I'm going to let you in on a little secret about the world of media -- the stories they write or record can make a sizeable difference in your portfolio.
Journalists and their sources might not know every single detail about a company. But journalists know how to dig, scurry, and uncover leads that company executives don't want the public to know -- anything from confidential corporate memos to inside information that even the spouse of the CEO didn't know.
You might have heard that Groupon Chairman Eric Lefkofsky made comments about his company during its quiet period, leaving Groupon to (most likely) refile documents for its IPO. As you know, the US Securities and Exchange Commission limits what companies planning IPOs can say about their prospects before listing shares. Historically, this quiet period extended from the time a company filed a registration statement with the SEC until SEC staff declared the registration statement "effective."
Quiet periods got a little noisier in 2005, when the SEC ruled companies could continue publishing normal communications during the so-called quiet period. But companies are still subject to certain guidelines -- and some think Lefkofsky may have said too much.
I'm not surprised an executive talked about his company during the quiet period. Back in 2004, the SEC admonished Google's Sergey Brin and Larry Page for granting an interview to Playboy on the eve of the company's IPO. And later that year, salesforce.com had to postpone its offering for 30 days after the SEC discovered CEO Marc Benioff had talked to The New York Times.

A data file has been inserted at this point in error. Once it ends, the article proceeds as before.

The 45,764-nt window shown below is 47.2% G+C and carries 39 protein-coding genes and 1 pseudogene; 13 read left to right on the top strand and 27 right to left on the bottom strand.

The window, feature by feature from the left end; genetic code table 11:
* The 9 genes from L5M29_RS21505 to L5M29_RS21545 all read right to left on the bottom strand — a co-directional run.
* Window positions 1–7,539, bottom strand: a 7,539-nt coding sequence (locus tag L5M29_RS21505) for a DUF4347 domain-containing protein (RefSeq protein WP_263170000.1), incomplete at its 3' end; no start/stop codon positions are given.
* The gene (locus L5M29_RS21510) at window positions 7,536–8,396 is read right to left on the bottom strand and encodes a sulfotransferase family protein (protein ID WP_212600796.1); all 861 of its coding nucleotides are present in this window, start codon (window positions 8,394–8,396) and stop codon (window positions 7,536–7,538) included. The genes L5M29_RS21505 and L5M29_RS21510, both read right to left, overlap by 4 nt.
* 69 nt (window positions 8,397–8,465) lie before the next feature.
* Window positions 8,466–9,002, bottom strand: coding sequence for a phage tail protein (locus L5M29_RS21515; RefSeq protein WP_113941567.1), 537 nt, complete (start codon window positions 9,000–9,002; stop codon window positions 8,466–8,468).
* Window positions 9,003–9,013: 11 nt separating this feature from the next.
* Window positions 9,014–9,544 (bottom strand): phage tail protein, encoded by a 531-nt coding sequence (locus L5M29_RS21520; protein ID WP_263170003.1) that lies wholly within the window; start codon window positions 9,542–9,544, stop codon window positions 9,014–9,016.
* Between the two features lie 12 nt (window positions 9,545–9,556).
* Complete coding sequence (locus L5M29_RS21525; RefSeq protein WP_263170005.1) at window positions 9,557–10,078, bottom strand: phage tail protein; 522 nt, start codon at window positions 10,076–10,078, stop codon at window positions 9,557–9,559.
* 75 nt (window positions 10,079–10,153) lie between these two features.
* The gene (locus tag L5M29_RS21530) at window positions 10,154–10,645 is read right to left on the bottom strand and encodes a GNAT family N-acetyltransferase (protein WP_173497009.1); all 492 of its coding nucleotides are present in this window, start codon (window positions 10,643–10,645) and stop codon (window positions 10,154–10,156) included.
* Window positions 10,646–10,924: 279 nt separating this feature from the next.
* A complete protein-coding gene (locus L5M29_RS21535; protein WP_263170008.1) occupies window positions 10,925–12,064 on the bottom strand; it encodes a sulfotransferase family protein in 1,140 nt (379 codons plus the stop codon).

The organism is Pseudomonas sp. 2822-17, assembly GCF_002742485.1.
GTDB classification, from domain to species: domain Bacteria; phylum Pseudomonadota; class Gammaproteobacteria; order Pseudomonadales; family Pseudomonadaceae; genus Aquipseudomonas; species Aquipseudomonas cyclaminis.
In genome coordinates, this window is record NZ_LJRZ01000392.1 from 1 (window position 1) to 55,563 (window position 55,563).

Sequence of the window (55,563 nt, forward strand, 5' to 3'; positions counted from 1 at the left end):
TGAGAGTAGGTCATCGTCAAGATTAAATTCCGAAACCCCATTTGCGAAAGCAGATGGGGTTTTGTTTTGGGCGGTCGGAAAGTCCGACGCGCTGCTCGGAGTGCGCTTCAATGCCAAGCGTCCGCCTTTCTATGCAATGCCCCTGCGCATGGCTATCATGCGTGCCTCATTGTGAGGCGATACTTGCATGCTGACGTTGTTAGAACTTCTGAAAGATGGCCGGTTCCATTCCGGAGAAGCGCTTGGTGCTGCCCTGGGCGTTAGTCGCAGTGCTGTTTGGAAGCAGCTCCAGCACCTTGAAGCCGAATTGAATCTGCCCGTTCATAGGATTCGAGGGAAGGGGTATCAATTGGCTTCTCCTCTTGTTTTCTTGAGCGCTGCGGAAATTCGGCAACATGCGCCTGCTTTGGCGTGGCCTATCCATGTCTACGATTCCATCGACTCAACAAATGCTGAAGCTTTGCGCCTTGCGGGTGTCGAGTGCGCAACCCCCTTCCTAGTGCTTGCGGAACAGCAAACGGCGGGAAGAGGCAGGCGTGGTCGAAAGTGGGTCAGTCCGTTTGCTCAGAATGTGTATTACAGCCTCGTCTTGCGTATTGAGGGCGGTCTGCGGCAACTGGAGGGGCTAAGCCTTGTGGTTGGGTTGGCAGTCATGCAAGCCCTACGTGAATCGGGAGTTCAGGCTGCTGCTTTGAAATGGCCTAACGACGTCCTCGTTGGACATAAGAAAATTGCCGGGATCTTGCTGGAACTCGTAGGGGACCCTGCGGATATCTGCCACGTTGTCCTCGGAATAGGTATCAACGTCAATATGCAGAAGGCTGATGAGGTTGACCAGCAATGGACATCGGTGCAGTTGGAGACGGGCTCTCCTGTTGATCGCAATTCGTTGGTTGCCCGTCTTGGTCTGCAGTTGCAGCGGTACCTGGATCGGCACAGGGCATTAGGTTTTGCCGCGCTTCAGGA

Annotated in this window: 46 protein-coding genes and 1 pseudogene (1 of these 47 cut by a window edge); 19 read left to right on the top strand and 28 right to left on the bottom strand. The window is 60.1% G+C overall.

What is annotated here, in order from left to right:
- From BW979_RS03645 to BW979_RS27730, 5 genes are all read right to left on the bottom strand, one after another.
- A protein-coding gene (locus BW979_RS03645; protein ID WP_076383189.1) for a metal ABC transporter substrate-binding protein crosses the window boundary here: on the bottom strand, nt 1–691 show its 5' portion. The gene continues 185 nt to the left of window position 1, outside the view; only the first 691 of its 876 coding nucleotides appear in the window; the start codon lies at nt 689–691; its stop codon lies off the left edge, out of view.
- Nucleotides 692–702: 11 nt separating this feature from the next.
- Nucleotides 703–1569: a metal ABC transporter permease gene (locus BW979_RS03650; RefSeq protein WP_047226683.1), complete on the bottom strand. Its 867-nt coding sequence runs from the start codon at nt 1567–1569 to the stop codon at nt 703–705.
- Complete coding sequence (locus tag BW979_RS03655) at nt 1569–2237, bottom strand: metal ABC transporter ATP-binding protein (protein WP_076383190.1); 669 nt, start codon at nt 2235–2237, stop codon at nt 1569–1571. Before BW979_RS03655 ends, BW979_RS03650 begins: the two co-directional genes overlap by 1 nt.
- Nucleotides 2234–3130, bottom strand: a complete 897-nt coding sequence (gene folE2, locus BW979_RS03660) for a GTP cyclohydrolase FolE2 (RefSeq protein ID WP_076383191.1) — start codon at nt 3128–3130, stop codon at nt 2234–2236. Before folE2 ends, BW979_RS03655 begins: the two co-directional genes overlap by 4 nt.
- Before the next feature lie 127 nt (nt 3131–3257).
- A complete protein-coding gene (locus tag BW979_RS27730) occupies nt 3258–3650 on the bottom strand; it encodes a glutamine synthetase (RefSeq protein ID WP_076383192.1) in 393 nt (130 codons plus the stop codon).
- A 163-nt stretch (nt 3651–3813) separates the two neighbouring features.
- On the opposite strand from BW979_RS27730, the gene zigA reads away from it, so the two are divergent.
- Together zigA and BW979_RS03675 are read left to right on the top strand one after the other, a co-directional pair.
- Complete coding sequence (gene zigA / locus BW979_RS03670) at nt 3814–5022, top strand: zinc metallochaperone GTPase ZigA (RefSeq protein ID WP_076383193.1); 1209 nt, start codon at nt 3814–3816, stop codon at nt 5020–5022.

What inspired me to write about this was learning that Bloomberg News got its hands on a memo issued by Groupon CEO Andrew Mason a day before Lefkofsky made his comments. The memo asks employees to keep quiet about the company during the quiet period.
How Bloomberg got the memo is open to speculation. But it presumably came from a Groupon employee.
But the whole situation got me thinking. Have any of the companies in your own portfolio had to do their own version of the Texas Two-Step because someone with loose lips mentioned something that should not have been discussed? And, if one did, how did the release of the information affect the company's stock price?
Here's an example. Last month, Sony Corp. (NYSE: SNE) CEO Sir Howard Stringer opened the kimono too much in informing Wall Street Journal reporter Walter Mossberg that Sony would be supplying components to the iPhone 5. Mossberg is a seasoned journalist who has his eyes and ears on the street, online, and anywhere else he hears buzz about a company. It is quite conceivable that, as a journalist, he had an internal source of information about the iPhone 5 and saw an opportunity to pop a question that could get Sir Howard to talk about things.
But Stringer's little slip of the tongue affected stock prices (not to mention reputations and operations) of two companies, Apple Inc. (Nasdaq: AAPL) and OmniVision Technologies Inc. (Nasdaq: OVTI), the current supplier of iPhone image sensors. (OmniVison has since received orders for the iPhone 5, as seen in this news report.)
There is a right and a wrong way to tell journalists what a company is doing. If executives from a company in your portfolio talk with a reporter, you'd better hope they understand that anything they say can and will be used against them -- in a court of public opinion, as well as a court of law. And hope what they say will help the share price climb, instead of making it dive.